Digital dictation equipment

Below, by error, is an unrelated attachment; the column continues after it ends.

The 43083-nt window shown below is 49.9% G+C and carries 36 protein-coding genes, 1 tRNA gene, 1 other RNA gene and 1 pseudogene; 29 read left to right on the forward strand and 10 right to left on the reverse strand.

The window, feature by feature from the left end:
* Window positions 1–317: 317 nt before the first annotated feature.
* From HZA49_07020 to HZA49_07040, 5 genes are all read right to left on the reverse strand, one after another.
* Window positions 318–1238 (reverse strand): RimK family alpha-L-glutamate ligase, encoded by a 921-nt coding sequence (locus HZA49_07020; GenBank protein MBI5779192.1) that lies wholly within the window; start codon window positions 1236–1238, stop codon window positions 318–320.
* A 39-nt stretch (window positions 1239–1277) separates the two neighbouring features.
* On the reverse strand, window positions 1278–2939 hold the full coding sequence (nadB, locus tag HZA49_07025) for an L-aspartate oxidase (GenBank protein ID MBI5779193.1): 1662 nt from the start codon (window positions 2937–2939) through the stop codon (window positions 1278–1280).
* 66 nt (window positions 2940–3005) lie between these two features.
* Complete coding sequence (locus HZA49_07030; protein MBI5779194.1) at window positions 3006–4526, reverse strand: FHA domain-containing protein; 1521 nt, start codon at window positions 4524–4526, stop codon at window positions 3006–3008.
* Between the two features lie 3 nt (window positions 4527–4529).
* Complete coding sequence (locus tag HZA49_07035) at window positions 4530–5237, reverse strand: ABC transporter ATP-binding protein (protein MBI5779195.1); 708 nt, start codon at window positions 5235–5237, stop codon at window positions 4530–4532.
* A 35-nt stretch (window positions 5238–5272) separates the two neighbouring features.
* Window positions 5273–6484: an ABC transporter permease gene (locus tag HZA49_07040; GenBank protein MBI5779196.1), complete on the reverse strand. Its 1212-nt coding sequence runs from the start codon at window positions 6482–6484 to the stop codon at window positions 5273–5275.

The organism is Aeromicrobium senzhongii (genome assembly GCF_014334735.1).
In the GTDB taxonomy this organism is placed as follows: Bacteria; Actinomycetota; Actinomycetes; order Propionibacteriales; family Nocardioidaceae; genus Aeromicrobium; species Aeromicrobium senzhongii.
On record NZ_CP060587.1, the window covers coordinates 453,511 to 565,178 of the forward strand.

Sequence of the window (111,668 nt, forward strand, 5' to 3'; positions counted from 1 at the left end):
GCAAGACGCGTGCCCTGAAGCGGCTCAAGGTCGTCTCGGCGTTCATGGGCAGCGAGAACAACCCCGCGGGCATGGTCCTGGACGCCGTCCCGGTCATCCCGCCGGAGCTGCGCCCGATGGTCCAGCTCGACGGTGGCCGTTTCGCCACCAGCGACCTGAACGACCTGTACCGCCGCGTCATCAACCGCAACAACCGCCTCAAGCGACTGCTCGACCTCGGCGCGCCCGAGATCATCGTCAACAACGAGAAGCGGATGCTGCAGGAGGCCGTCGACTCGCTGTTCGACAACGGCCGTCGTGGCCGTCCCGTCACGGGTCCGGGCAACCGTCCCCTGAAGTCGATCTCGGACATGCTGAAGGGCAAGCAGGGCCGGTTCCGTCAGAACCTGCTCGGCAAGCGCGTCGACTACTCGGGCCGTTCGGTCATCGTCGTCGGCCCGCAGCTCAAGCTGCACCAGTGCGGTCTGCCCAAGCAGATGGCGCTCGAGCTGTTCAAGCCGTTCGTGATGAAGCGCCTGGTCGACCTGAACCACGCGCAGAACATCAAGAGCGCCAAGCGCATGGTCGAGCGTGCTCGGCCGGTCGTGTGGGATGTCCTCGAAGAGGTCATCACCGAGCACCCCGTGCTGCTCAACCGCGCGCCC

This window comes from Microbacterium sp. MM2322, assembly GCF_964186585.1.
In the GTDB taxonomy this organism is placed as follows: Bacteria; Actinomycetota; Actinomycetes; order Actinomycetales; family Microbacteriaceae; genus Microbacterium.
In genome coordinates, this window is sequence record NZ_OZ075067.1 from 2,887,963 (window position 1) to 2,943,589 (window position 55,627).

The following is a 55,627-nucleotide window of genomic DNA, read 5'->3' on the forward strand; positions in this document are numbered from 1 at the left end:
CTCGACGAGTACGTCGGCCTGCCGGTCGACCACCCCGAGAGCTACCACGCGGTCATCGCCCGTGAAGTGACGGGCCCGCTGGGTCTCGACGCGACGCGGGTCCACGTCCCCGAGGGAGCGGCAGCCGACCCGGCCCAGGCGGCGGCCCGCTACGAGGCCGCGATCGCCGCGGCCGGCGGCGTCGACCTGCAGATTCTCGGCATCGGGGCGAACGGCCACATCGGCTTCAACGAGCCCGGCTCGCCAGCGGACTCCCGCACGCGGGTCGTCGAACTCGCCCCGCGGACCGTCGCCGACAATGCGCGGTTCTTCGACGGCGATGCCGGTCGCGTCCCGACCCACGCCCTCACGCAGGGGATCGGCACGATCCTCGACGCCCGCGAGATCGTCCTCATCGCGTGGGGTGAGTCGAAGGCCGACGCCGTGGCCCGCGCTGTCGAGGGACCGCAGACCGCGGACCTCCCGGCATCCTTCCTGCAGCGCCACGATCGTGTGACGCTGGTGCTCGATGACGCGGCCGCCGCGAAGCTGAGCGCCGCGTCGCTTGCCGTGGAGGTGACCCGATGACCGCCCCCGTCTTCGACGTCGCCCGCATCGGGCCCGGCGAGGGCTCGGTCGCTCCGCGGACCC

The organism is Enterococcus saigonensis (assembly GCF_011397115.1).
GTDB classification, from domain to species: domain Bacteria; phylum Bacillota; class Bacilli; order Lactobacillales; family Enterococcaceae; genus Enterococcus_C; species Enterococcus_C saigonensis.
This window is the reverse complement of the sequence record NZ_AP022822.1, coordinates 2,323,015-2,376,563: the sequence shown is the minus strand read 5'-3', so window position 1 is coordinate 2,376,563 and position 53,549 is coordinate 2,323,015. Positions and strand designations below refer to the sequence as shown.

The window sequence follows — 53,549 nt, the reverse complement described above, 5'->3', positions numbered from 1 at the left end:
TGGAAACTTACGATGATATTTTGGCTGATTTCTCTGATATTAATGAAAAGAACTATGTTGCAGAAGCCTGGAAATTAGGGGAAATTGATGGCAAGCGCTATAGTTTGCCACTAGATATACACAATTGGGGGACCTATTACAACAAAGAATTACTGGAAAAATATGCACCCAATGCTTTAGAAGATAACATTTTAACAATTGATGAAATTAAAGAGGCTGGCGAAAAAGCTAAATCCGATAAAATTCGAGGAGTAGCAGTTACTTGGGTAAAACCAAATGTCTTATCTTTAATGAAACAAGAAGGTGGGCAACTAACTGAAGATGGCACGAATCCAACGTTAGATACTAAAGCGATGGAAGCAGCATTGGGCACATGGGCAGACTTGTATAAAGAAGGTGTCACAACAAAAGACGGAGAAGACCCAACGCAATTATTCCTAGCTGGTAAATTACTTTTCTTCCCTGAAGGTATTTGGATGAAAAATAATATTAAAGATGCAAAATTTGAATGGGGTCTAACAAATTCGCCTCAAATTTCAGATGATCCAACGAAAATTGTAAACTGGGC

The use of speech recognition as an alternative method of inputting data to a computer is becoming more prevalent as speech recognition algorithms become ever more sophisticated and the processing capabilities of modern computers increases. Speech recognition is the process by which acoustic signals, received via a microphone, are recognized and converted into words by a computer. Speech dictation methods implemented through software typically search for matches to spoken words in a "general library" database associated with the software. Conventional dictation systems use magnetic tape to store analog audio information. Retrieval is through the control of playback of recorded analog information by using an analog record/playback device specifically designed to provide features required for ease of use. Digital dictation systems are normally in the form of specific dedicated hardware act/or software which act independently of computer systems related to document processing. These systems typically have eliminated the use of magnetic tape, and have provided users with centralized access to storage and retrieval of voice information. Central dictation systems are known wherein a number of dictation recorders are provided, each recorder being connectable to one or more dictate stations such that the users at such dictate stations can dictate messages onto the recorder. Central dictation systems evolved in response to two basic needs of users of dictation and transcription equipment. With central dictation systems, a user dictates data into an input station, whereby the voice message is transmitted to a central server, which assigns a job number and other identifying characteristics to the dictated information.
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